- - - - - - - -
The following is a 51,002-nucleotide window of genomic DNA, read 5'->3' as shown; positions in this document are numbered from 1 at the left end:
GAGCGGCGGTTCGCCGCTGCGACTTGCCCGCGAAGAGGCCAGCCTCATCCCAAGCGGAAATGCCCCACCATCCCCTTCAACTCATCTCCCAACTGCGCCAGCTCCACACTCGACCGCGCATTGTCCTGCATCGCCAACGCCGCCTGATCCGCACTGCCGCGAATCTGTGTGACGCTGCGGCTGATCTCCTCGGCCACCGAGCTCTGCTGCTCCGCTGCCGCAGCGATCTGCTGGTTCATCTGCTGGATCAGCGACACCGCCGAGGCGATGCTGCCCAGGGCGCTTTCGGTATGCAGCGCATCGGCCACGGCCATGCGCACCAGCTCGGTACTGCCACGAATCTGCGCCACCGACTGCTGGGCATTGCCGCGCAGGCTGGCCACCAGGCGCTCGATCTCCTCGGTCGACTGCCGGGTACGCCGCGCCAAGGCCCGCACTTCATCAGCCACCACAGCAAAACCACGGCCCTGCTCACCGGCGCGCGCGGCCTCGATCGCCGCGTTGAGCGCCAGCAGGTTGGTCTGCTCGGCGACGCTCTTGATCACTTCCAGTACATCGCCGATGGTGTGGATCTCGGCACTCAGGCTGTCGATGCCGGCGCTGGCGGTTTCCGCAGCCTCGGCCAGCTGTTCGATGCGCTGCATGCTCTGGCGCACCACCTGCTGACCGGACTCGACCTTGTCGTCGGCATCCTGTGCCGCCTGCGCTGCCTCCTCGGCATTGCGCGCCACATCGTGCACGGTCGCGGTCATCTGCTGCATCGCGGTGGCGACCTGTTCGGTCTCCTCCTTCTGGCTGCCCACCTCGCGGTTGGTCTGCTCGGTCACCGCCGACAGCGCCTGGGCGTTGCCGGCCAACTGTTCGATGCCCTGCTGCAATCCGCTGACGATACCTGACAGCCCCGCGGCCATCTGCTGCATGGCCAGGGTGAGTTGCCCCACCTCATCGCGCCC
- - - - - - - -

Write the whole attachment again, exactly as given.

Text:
The following is a 51,002-nucleotide window of genomic DNA, read 5'->3' as shown; positions in this document are numbered from 1 at the left end:
GAGCGGCGGTTCGCCGCTGCGACTTGCCCGCGAAGAGGCCAGCCTCATCCCAAGCGGAAATGCCCCACCATCCCCTTCAACTCATCTCCCAACTGCGCCAGCTCCACACTCGACCGCGCATTGTCCTGCATCGCCAACGCCGCCTGATCCGCACTGCCGCGAATCTGTGTGACGCTGCGGCTGATCTCCTCGGCCACCGAGCTCTGCTGCTCCGCTGCCGCAGCGATCTGCTGGTTCATCTGCTGGATCAGCGACACCGCCGAGGCGATGCTGCCCAGGGCGCTTTCGGTATGCAGCGCATCGGCCACGGCCATGCGCACCAGCTCGGTACTGCCACGAATCTGCGCCACCGACTGCTGGGCATTGCCGCGCAGGCTGGCCACCAGGCGCTCGATCTCCTCGGTCGACTGCCGGGTACGCCGCGCCAAGGCCCGCACTTCATCAGCCACCACAGCAAAACCACGGCCCTGCTCACCGGCGCGCGCGGCCTCGATCGCCGCGTTGAGCGCCAGCAGGTTGGTCTGCTCGGCGACGCTCTTGATCACTTCCAGTACATCGCCGATGGTGTGGATCTCGGCACTCAGGCTGTCGATGCCGGCGCTGGCGGTTTCCGCAGCCTCGGCCAGCTGTTCGATGCGCTGCATGCTCTGGCGCACCACCTGCTGACCGGACTCGACCTTGTCGTCGGCATCCTGTGCCGCCTGCGCTGCCTCCTCGGCATTGCGCGCCACATCGTGCACGGTCGCGGTCATCTGCTGCATCGCGGTGGCGACCTGTTCGGTCTCCTCCTTCTGGCTGCCCACCTCGCGGTTGGTCTGCTCGGTCACCGCCGACAGCGCCTGGGCGTTGCCGGCCAACTGTTCGATGCCCTGCTGCAATCCGCTGACGATACCTGACAGCCCCGCGGCCATCTGCTGCATGGCCAGGGTGAGTTGCCCCACCTCATCGCGCCC